accessteacher eNotes educator| Certified Educator

Like "Simile," this poem covers a range of comparisons to describe the baby that was growing inside of Sylvia Plath's womb at the time of writing. The sheer creative range of the various comparisons perhaps conveys the sense of wonder and amazement at what is happening inside of her and the baby that is growing into a little person. As such the poem's theme is the wonder of motherhood and how amazing it is: the growth of a tiny, microscopic cell into a fully-grown baby inside the mother's womb. The last line in particular is particularly poignant:

A clean slate, with your own face on.

The baby represents a new start, not weighed down by the history of its parents, and with its own identity, rather than inheriting the identity of its parents. We can see in this poem the love that Plath feels for her baby and her excitement at seeing what it will be like.

favoritethings eNotes educator| Certified Educator

The speaker of the poem seems to be a pregnant woman who is addressing her unborn child. This child is the subject of the poem. What makes the poem's subject so interesting are the myriad unexpected ways Plath describes the unborn baby: most people might use flowery language or common idioms about buns in the oven or bundles of joy. Plath, however, uses language we would not expect to describe this child, comparing it to a fish, a spool of thread, an owl, a turnip, a rising loaf of bread, fog, mail, some place very far away geographically, Atlas (the Titan that bore the earth on his shoulders), a shrimp, an eel, a Mexican jumping bean, a mathematical sum, and so forth. These descriptions seem to lack the triteness or the predictability of more common references to unborn children and so make us consider the experience of pregnancy in a new way.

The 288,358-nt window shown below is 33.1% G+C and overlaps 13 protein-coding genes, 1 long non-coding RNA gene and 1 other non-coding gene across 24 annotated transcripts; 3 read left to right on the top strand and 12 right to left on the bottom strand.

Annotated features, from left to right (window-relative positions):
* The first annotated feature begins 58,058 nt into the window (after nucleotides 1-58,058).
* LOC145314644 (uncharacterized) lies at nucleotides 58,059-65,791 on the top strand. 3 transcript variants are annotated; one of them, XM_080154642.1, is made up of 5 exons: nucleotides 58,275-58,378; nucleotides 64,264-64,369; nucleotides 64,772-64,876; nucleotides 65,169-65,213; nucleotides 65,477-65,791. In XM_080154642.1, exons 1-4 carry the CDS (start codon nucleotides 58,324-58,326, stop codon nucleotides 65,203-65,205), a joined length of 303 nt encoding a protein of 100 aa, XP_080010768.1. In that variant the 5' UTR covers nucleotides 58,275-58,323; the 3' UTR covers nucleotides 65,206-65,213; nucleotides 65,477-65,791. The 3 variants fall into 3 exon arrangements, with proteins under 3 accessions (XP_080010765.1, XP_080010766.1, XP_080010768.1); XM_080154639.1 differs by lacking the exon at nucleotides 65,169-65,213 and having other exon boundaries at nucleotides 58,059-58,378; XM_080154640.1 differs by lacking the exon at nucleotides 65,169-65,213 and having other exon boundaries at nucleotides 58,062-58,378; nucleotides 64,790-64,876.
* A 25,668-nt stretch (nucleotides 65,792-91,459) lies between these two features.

drahmad1989 | Student

Before giving birth a baby , poem is about the pregnant women.

All which she describe is her feelings.

alexprajapati | Student
Clownlike, happiest on your hands, Feet to the stars, and moon-skulled, Gilled like a fish. A common-sense Thumbs-down on the dodo's mode. Wrapped up in yourself like a spool, Trawling your dark, as owls do. Mute as a turnip from the Fourth Of July to All Fools' Day, O high-riser, my little loaf. Vague as fog and looked for like mail. Farther off than Australia. Bent-backed Atlas, our traveled prawn. Snug as a bud and at home Like a sprat in a pickle jug. A creel of eels, all ripples. Jumpy as a Mexican bean. Right, like a well-done sum. A clean slate, with your own face on.